Pikangikum First Nation, in Ontario's remote Northwestern region, is currently using an outdated diesel generator to power the community. A power line connecting the First Nation to Ontario's electrical grid is expected to be completed in fall 2018
THUNDER BAY, Ont.— Federal officials have announced up to $60.2 million in funding for Northwestern Ontario’s Wataynikaneyap Power—a power transmission company owned by 22 First Nation communites and Newfoundland-based utilities firm Fortis Inc.—so it can build a 117-kilometre power line from Red Lake into the local distribution system at Pikangikum First Nation.
Construction on the power line will begin in fall 2017 with completion expected in fall 2018.
Once the project is complete, Pikangikum First Nation—north of Kenora, Ont., near the Ontario-Manitoba border—will be connected to the Ontario provincial electrical grid.
Pikangikum currently uses a diesel generating station to supply electricity, which is operated by Pikangikum as an Independent Power Authority—a non-regulated utility operator.
Indigenous and Northern Affairs Canada (INAC) says Pikangikum’s diesel station is about 38 years old and has long surpassed its life expectancy as a critical infrastructure asset.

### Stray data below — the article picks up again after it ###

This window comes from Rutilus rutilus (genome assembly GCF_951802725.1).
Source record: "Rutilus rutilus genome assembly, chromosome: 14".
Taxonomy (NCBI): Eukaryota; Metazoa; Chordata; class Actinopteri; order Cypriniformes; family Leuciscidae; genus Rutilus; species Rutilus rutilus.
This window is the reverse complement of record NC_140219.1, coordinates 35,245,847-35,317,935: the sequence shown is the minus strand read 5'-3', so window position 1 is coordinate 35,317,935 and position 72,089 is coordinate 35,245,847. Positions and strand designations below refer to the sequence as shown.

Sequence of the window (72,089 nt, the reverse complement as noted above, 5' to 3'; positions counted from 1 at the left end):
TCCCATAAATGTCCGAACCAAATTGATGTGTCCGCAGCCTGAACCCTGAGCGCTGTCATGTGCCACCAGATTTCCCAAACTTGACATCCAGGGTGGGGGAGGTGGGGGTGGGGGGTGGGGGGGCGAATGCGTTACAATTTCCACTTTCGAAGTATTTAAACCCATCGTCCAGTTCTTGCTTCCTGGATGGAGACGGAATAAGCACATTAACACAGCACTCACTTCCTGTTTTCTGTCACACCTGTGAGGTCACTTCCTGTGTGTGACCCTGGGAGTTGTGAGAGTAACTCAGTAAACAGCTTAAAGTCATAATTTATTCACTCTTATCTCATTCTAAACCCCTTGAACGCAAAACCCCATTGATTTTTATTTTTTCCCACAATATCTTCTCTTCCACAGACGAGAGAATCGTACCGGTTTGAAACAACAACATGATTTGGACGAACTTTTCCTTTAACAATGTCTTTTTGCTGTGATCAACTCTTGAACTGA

INAC also says that this project is the result of long-term collaboration with the Ontario government to advance electrification of First Nation communities in Northern Ontario, and that it is a significant first step in eliminating Pikangikum’s dependence on diesel fuel.
“Connecting Pikangikum First Nation to the province’s electrical grid will do more than just provide reliable electricity to the community; it will reduce reliance on diesel, open up new economic development opportunities, and facilitate social infrastructure and programming for things like affordable housing, early learning, childcare, and community health care facilities,” said Bob Nault, member of Parliament for Kenora.
Connecting remote First Nations in Northwestern Ontario to the provincial electricity grid would save six megatons of greenhouse gas emissions over the next 40 years, according to INAC.
The federal organization also says that in many communities, diesel generators are at capacity, limiting the potential to accommodate growing populations, businesses and other necessary infrastructure.
“I am thrilled that Pikangikum can look forward to a constant source of power to allow our local services to operate normally. We look forward to a safer and healthier future with power for heat and light on a consistent basis. Pikangikum can now move forward with infrastructure, economic development and community growth. It’s very exciting!” said Chief Dean Owen, Pikangikum First Nation.